So after I embarrassed myself in front of my class, explaining why they would hate me today if I were their age now, we had a little talk about always striving to make others feel good and comfortable. It isn’t about who’s the smartest, most well-raised homeschooler in the building. If you have been homeschooled, you probably have the self-esteem to handle boosting someone else’s ego (sometimes at the expense of your own). Go out of your way to make the other person feel valued, like his opinion counts for something, instead of always assuming that everyone is interested in what you have to say or how much you know. Homeschoolers get used to needing to prove that they are better than public-schoolers, and we take this attitude into life with us. Not only is this attitude going to make friend-finding difficult for you, it could totally impede your ability to be a successful witness.

Here’s a tip if you are heading off to college: on the first day of class, get to each class early and find a seat. Make eye contact with people as they come through the door and smile. Look for people who look scared, and make an effort to make them feel more comfortable. I once moved my bag closer to myself (freeing up more space at my table in the process) after seeing a woman come through the classroom door, looking for an unintimidating place to sit. She took the gesture as intended, and sat with me for the entire semester. We are still friends on Facebook to this day, even though I haven’t seen her since that semester seven years ago.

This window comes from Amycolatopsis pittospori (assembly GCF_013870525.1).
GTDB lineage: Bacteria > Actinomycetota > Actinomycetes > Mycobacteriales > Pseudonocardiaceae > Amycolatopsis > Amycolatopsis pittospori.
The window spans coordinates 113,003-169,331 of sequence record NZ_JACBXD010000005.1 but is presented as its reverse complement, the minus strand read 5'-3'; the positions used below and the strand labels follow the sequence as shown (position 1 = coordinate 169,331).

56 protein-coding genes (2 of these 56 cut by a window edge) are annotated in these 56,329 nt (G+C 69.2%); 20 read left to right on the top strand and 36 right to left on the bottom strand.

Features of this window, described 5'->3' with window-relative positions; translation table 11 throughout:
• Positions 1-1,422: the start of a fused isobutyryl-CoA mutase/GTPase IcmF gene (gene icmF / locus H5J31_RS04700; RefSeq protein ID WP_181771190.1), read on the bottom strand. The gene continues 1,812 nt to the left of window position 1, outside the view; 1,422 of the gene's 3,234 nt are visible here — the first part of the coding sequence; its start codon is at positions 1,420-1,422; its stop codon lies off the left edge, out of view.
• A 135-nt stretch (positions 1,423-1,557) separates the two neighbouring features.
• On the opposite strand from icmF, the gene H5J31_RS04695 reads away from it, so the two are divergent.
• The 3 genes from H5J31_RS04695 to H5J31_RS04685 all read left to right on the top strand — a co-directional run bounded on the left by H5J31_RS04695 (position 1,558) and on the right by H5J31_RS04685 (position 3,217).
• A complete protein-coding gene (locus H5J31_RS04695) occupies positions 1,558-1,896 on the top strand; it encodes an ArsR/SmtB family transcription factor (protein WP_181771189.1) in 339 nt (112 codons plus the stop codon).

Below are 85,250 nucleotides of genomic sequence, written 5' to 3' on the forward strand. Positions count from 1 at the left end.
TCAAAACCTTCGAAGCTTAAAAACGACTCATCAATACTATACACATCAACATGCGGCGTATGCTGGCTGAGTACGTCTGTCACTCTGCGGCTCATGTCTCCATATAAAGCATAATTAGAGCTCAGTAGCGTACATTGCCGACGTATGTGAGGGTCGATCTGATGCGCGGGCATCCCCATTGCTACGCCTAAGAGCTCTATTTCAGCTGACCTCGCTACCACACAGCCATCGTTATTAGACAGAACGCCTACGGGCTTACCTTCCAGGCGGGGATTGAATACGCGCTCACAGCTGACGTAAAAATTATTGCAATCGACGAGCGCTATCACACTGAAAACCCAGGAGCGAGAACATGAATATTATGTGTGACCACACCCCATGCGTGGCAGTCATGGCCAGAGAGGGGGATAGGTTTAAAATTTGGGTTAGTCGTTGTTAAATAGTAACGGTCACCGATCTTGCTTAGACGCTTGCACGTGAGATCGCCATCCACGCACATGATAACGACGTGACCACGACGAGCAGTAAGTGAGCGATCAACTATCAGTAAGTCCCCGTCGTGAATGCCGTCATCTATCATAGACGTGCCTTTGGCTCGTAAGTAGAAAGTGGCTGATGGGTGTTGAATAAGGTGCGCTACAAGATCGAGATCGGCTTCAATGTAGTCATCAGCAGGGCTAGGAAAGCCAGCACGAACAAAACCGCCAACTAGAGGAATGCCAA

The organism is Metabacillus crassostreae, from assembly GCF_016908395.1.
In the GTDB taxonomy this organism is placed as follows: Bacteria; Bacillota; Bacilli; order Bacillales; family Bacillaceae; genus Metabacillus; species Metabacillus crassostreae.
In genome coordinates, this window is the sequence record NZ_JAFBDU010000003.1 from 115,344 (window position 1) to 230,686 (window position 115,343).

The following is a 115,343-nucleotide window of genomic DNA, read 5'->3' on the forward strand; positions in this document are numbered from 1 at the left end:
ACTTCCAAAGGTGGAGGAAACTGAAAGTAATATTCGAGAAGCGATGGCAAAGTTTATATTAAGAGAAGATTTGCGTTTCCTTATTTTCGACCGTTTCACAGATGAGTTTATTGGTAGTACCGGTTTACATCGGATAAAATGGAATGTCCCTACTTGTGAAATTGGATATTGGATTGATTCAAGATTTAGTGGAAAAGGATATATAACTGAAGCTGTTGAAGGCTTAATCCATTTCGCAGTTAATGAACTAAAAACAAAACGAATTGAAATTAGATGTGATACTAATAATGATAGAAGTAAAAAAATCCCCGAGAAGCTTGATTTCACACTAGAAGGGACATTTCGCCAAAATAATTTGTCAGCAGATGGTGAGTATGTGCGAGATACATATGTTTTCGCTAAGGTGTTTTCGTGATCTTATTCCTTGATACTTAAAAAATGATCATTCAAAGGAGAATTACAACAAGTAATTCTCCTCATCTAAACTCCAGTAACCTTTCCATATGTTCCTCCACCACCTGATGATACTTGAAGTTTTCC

In general, nobody else will care about you except for you, at least until you form a relationship with someone. Be one of the few people on this earth to place the comfort of a stranger above that of yourself, and you will find yourself surrounded by friends.

Homeschool Empty Nest

Now what?